On Sunday morning, our family dog Skipper went to the farm, as my wife is inclined to say when around children and talking about the brevity of pets.

Skipper, the Fishin’ Technician’s sidekick for the past 15 years, accepts a cuddle from the late Jack Layton, leader of the federal New Democratic Party, during a day’s fishing with former Western Arctic MP Dennis Bevington in 2006. Skipper died Sunday after a lifetime of fishin’ with all kinds of Technician guests, famous or otherwise.
NNSL file photo

I say family dog because as far as my six-year-old daughter is concerned that’s what he was. She has no understanding of a Skipper that might have had a past life as fishing guide sidekick to the stars.

To her he was just an old dog who shed lots and stole away cookies from insufficiently clenched hands. But the realization he was not coming back after I started up the truck to take him to the vet had launched an avalanche of grief nonetheless. It was her first time experiencing a death in the family and it pains me now, having endured this miserable experience – family sobbing and gathered around our expiring pet – knowing that it won’t be her last.

These last couple years, as Skipper was rapidly aging, I convinced myself that I wasn’t going to write about him when he died. Most people love their pets but there is usually nothing newsworthy about that. Their loss is a personal sadness every pet owner must go through.

But then I started looking though old columns and photos and it occurred to me that, at least for a while, during the Technician’s hay days from around 2003 to 2010, Skipper had become somewhat of a public being – although, apart from the head scratches, I doubt he appreciated it.

I have been writing this column in one form or another for just under 20 years. Skipper was around for 15 of them. He partied with Sloan, snuffled with Olympic medalists and took treats from all sorts of politicians (well, who hasn’t, I suppose).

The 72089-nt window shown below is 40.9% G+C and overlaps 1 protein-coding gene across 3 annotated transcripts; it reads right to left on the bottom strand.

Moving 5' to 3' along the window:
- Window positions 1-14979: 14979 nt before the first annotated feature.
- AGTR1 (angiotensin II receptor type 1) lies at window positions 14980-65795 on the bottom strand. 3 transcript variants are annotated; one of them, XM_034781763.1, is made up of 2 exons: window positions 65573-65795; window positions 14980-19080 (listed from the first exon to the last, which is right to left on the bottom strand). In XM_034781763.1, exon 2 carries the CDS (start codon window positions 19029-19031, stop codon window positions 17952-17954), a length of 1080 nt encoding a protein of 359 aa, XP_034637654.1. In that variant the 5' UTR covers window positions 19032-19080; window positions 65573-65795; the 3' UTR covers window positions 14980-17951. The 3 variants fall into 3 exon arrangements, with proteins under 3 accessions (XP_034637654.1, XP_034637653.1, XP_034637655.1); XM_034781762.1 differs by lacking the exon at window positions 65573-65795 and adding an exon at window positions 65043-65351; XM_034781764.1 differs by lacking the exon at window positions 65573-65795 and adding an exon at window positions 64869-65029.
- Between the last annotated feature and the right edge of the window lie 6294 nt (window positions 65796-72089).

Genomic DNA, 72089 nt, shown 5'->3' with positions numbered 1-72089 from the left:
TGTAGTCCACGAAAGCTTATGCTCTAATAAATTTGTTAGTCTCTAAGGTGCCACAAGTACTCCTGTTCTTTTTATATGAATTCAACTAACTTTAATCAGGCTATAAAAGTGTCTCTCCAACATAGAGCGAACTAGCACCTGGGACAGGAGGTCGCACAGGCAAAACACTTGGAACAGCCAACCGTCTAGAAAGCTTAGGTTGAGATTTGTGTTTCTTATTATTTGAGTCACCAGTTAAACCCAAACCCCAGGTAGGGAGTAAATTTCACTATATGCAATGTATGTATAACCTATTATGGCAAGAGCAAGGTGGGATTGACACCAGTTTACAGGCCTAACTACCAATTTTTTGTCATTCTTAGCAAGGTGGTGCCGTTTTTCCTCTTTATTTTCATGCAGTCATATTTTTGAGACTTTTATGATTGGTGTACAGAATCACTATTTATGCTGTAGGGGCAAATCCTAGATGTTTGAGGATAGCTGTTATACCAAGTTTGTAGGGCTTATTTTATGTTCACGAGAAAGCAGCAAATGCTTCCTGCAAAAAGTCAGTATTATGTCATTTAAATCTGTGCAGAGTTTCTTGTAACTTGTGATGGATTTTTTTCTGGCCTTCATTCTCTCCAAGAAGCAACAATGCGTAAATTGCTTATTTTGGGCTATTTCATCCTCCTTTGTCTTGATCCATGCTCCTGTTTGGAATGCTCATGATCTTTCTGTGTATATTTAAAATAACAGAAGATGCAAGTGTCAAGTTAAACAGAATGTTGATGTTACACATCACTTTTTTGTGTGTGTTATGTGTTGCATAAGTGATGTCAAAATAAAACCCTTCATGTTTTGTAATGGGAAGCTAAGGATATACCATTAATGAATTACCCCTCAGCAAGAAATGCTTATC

Back then, when I was more inclined to seek out notable fishing companions, he was critical to helping me break the ice. You try convincing a boatload of groggy rock stars that good times await while heading out onto the water at eight in the morning. Skipper made all those encounters more bearable – particularly for me. Everybody likes a friendly pooch and Skipper was one of the friendliest.

He was not an especially bright dog, or well-behaved. The first time I tried walking him off-leash he immediately bolted for the thickets near Willow Flats. I got a call from bylaw about an hour later telling me he had been picked up by Long Lake.

I’m eternally grateful to municipal enforcement for their leniency. Skipper was a notorious escape artist, a fact that caused me no end of embarrassment and shame. One morning, after three straight days of Skipper escaping and running amok, I lingered at home awhile to try and catch him in the act. Nothing was happening so I went outside and started calling to him from the street. A second later his head popped out over the six-foot high wooden fence. Over he went. Next moment he was at my side. He scaled that fence like a bear chasing a squirrel up a tree. How did he do that!

In any event, I certainly earned my share of unlawfully-at-large tickets. I paid a few. More often than not, a bylaw officer would show up at my home, Skipper in the back seat of the cruiser, and return him to me without charge after a wild day in the city.

Skipper was of typical Northern sled dog lineage – I think. In all truthfulness, he was ill-suited for the home. He never lost his appetite for trash and he shed enough hair when summer came to knit another dog.

The day I brought him home from the pound in 2003 I had intended to adopt the black Labrador retriever I’d seen in the SPCA ad. I was admiring the dog when I felt the paws of a desperate animal scratching at my back through the bars of the kennel across the aisle. We were fishing buddies from that moment onward.

Like me, he loved being outdoors and for years he was my constant companion as we explored the North together.

Over the last few years, these trips became less and less frequent as the family grew and he grew older. Last year, we did make it out to the East Arm one last time, all the way to Utsingi Point. It was like old times. Fish caught were thoroughly licked while Skipper wallowed in the shallows and panted under the hot sun.

It is this memory that I hope endures. He was a family dog but he was my dog first – during some of the wildest, most interesting years I have lived. You will be missed ol’ Skips.

Mike Bryant

Mike W. Bryant is the managing editor for NNSL Media. He started working for Northern News Services as a general news reporter in 1999. He is the recipient of numerous national and provincial journalism...

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